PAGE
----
Posts Tagged ‘The New 52’

Peter Tomasi and Patrick Gleason’s Batman & Robin series provides perhaps the most interesting premise in all four of DC’s “New 52” Batman centered books; however, it doesn’t seem to actually pull off that premise very well.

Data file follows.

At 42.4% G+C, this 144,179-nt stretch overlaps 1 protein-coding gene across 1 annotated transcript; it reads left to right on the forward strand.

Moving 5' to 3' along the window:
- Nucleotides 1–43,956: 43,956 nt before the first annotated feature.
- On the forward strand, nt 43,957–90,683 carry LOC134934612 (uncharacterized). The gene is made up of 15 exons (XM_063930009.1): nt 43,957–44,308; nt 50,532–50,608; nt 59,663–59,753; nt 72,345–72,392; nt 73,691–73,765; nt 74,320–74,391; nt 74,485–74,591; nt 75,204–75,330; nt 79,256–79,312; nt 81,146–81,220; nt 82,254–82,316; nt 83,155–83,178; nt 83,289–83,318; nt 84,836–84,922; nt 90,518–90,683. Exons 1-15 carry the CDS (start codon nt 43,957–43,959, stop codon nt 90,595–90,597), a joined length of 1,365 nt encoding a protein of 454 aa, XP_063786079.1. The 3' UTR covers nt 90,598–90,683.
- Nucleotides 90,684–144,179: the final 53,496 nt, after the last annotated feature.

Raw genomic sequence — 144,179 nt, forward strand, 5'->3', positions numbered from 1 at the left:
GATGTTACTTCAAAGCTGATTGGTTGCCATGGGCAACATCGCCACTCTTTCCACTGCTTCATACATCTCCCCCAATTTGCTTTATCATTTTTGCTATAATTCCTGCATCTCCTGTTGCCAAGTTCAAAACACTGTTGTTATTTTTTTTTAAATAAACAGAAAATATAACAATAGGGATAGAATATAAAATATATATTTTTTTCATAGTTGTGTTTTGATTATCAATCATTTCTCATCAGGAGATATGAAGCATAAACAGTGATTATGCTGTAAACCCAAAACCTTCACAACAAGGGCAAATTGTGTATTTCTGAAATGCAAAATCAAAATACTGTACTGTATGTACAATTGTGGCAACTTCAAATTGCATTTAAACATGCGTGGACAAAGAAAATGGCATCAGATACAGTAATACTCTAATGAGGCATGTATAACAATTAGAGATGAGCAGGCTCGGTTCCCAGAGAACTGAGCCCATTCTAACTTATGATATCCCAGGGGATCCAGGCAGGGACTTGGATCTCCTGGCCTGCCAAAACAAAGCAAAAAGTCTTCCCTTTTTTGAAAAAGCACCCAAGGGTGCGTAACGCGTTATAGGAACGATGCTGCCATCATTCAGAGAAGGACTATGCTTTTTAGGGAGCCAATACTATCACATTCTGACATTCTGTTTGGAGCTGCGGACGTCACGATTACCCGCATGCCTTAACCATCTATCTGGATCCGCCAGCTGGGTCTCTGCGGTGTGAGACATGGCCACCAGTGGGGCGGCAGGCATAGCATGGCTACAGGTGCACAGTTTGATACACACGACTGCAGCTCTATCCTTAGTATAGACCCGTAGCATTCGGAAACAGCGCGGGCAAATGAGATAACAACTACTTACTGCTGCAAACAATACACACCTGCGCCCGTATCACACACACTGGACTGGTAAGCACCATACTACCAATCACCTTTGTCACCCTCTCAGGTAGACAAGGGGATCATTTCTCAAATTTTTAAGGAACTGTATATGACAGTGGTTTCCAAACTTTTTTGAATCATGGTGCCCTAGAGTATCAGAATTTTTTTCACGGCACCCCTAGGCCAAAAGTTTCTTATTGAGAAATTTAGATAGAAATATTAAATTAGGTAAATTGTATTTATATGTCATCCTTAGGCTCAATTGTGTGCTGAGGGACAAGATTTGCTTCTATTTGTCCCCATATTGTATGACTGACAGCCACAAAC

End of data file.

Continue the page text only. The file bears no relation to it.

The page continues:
The story starts off in Moscow, where someone claiming to be an “ally of the Bat” apprehends a criminal, only to be brutally beaten a few moments later by an invisible force who calls himself “Nobody.”   From there we’re sent back to the familiar confines of Wayne Manor, in Gotham City.  Here we find Bruce Wayne sulking alone, as he has been known to do, staring at a picture of his parents and declaring that it is time for a change.  He wakes up his son, Damian, to go out a little early for their nightly patrol.  Yes, in case you were wondering, Bruce and Damian Wayne are Batman and Robin, respectively.  They’re starting a little early tonight, because Bruce wants to take Damian to the place where everything started, where Batman began, in Crime Alley, so that he can remember what happened there one last time before it is torn down and revitalized.  He also claims that from here on out, he will no longer remember the day his parents died, but rather celebrate the date of their wedding anniversary.  Damian does not seem to appreciate the Wayne legacy as much as his father does, which leads to some light bickering between the two.  When they arrive in the alley via the sewer system, Bruce has a mini memorial where he remembers how everything occurred all those years ago that made him who he is today.  This however, is cut short by a report of a disturbance at Gotham University.  Batman and Robin rush out of the sewer system to investigate, and find a very dangerous robbery going on.